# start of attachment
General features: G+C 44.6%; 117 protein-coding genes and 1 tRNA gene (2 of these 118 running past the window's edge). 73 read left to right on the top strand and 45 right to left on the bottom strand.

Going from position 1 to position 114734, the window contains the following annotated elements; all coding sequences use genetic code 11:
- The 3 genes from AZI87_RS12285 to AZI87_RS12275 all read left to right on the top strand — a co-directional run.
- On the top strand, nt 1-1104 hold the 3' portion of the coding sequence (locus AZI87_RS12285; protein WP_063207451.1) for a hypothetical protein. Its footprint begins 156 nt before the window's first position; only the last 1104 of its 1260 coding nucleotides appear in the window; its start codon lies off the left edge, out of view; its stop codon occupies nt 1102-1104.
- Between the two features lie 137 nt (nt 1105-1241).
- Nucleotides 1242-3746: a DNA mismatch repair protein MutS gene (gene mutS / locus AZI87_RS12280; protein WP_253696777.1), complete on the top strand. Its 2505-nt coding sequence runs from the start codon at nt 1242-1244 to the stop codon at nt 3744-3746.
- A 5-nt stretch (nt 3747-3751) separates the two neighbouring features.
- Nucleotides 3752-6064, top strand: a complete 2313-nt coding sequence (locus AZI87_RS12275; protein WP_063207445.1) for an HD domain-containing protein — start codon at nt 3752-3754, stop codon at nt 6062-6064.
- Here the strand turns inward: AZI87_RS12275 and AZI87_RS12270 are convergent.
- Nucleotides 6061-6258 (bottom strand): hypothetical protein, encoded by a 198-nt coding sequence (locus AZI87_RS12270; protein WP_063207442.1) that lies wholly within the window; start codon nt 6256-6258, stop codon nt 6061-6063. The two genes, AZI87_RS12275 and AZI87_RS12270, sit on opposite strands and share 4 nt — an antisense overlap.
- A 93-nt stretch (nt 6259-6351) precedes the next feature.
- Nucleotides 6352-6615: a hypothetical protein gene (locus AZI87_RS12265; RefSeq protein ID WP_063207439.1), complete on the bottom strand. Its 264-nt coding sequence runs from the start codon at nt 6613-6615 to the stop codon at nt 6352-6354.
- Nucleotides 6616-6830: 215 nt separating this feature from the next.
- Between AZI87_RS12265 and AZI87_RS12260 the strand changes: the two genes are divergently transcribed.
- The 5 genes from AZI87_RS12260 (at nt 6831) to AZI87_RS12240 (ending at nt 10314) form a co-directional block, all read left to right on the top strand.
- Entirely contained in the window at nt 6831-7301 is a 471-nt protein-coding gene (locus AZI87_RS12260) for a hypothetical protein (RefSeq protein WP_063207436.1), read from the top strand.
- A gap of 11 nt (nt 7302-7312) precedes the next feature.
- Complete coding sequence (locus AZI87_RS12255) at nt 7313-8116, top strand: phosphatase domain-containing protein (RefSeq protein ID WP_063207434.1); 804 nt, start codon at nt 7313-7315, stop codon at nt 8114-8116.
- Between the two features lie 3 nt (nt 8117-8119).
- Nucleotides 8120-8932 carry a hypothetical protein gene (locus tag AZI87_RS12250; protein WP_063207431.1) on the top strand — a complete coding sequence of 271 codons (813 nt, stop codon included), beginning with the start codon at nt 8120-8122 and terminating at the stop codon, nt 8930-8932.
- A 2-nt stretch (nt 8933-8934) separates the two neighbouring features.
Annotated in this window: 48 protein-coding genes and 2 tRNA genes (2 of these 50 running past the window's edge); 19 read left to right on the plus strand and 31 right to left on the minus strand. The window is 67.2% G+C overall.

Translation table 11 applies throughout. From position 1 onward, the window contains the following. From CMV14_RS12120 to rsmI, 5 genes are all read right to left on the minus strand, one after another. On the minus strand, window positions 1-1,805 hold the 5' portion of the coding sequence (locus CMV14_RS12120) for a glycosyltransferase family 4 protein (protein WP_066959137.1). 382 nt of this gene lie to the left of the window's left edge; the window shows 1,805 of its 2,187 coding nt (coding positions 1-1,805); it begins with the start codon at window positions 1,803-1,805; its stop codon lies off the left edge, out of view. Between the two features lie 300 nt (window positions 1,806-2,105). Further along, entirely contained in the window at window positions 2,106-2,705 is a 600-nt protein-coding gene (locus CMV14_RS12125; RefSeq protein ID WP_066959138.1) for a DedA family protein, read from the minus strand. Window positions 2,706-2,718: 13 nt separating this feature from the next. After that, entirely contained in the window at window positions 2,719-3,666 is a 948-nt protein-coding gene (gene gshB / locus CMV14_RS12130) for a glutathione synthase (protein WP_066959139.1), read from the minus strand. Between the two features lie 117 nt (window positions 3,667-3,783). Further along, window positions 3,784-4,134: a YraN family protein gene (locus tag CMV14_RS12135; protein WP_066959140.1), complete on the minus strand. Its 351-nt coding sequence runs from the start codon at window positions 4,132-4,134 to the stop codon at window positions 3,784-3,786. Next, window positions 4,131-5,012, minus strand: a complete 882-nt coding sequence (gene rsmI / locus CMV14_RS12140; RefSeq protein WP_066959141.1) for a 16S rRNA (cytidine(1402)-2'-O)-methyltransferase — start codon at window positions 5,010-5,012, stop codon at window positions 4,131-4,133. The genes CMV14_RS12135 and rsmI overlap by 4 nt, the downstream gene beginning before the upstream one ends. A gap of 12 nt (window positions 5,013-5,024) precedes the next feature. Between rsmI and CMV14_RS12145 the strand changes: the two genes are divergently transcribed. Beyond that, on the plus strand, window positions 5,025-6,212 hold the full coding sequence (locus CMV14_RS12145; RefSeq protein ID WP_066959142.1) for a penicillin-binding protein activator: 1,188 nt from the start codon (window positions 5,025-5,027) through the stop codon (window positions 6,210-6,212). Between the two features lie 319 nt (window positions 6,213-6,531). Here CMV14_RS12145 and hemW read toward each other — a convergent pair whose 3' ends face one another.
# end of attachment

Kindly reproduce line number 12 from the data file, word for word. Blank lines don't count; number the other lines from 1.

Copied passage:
- Nucleotides 6352-6615: a hypothetical protein gene (locus AZI87_RS12265; RefSeq protein ID WP_063207439.1), complete on the bottom strand. Its 264-nt coding sequence runs from the start codon at nt 6613-6615 to the stop codon at nt 6352-6354.